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5 incredible sequences from Roy Halladay’s postseason no-hitter

Oct. 6, 2020 marks the 10th anniversary of Roy Halladay’s postseason no-hitter against the Cincinnati Reds.

“Doc” had nine days to prepare for his first career postseason start and the result was near perfection. Halladay didn’t throw a first-pitch ball until the third inning. Even that pitch was right down the middle.

Ten years ago, Roy Halladay threw a no-hitter in his first postseason start. (Christopher Szagola/Icon Sportswire)

Of the 28 batters Halladay faced, he fell behind only six times. Halladay stuck with his sinker and cutter early in the counts through the first four innings and then began relying more heavily on the curveball as the game moved along.

Roy Halladay’s pitch selection by inning.

No matter what he threw, there was a good chance it was strike on the corner of either side of the plate.

Halladay’s pitch location via Brooks Baseball.

Ranking Halladay’s best sequences is a silly exercise because all 28 at-bats against the lethal Reds lineup were brilliant. Halladay was even squeezed on two close pitches when he walked Jay Bruce in the fifth.

Nevertheless, here are five incredible sequences from Halladay’s postseason no-hitter.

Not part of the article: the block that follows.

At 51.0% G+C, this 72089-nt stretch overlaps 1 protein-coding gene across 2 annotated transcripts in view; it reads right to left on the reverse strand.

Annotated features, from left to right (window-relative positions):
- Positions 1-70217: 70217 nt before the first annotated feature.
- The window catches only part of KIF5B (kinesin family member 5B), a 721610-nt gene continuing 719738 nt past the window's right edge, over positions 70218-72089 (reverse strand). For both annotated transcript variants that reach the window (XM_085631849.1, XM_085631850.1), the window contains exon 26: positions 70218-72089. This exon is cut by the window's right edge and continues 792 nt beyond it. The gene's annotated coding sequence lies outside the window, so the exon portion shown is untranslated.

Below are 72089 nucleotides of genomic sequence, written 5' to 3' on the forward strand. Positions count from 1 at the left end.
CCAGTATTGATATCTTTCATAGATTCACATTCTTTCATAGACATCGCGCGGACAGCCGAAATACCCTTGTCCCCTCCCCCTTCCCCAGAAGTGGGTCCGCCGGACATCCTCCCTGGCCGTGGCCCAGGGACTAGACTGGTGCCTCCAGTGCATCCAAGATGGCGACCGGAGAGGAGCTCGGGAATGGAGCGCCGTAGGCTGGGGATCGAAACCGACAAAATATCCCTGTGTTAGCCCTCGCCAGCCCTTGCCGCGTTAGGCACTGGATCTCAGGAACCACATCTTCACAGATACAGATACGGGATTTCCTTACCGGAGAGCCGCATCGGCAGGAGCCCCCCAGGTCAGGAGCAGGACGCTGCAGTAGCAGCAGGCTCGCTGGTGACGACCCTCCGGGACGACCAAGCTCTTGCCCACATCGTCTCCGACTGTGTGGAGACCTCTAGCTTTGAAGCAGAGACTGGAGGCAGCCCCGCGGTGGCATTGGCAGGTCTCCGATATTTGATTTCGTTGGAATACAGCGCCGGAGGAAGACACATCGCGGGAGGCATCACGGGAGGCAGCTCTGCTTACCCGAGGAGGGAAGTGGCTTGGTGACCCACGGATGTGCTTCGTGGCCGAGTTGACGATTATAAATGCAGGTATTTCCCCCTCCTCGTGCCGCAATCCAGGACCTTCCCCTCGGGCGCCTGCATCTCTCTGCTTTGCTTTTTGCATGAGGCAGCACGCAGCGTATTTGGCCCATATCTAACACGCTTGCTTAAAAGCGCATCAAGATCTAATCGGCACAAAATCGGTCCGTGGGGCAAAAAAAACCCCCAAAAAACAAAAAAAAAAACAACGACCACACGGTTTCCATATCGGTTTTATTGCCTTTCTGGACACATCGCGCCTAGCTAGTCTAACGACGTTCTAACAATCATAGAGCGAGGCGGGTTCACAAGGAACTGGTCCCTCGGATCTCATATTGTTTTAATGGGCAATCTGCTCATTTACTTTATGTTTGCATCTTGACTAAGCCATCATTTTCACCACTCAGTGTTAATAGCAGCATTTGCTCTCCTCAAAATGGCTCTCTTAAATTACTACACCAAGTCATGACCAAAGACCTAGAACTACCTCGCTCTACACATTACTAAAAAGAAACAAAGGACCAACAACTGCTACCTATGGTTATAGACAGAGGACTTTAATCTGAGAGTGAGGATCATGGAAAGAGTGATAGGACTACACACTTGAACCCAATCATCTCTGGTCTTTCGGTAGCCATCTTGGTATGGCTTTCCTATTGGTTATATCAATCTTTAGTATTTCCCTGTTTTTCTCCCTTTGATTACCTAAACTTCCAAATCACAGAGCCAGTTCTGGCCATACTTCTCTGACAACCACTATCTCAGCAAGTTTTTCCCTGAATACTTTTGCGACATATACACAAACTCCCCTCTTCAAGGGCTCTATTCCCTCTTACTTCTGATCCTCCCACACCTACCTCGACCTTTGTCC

Fourth inning with one out vs. Orlando Cabrera

  • 93-mph sinker inside for a called strike.
  • 79-mph curveball on the lower outside for a swinging strike.
  • 85-mph split-finger changeup and a heavy whiff.

This was the at-bat that indicated Halladay was on the verge of something special.

Half of Halladay’s eight strikeouts were on just three pitches and this was the first of four. He brushed Cabrera off with a sinker that snuck back to the inside part of the plate for a strike. Then he came after him with his fourth curveball of the game — a 79-mph pitch that broke arm side at the last second. Halladay then finished Cabrera off with a pitch he had just got around to perfecting that year — a split-finger change.

Fifth inning with one out vs. Jonny Gomes

  • 78-mph curveball on the inside corner for a called strike.
  • 78-mph curveball on the lower outside for a swinging strike.
  • 78-mph curveball in the dirt for a swinging strike.

Halladay’s plan of attack against Jonny Gomes was simple but the decision to attack with three straight curveballs was intriguing. Through the first four innings, Halladay threw only four breaking balls. That number jumped to 17 in innings five through nine. He actually shook off Carlos Ruiz on the third pitch.

Doc’s former pitching coach Gil Patterson classified his curveball as two to eight as opposed to 12 to six or 11 to five.

“So not only did you have to worry about depth, you had to worry about it going from right to left,” Patterson said in Todd Zolecki’s book Doc: The Life of Roy Halladay.

Notice the TBS pitch tracker at the bottom of the screen at the end of the at-bat. Halladay was so good at controlling the horizontal and vertical movement of his curveball that he played tic-tac-toe with the strike zone.

Seventh inning with one out vs. Joey Votto

  • 91-mph cutter inside for a ball.
  • Votto calls time.
  • 90-mph cutter middle-in for a called strike.
  • Votto calls time again.
  • 93-mph sinker in the exact same spot as the cutter that’s hit foul.
  • 93-mph sinker on the lower outside hit for a groundball to Wilson Valdez.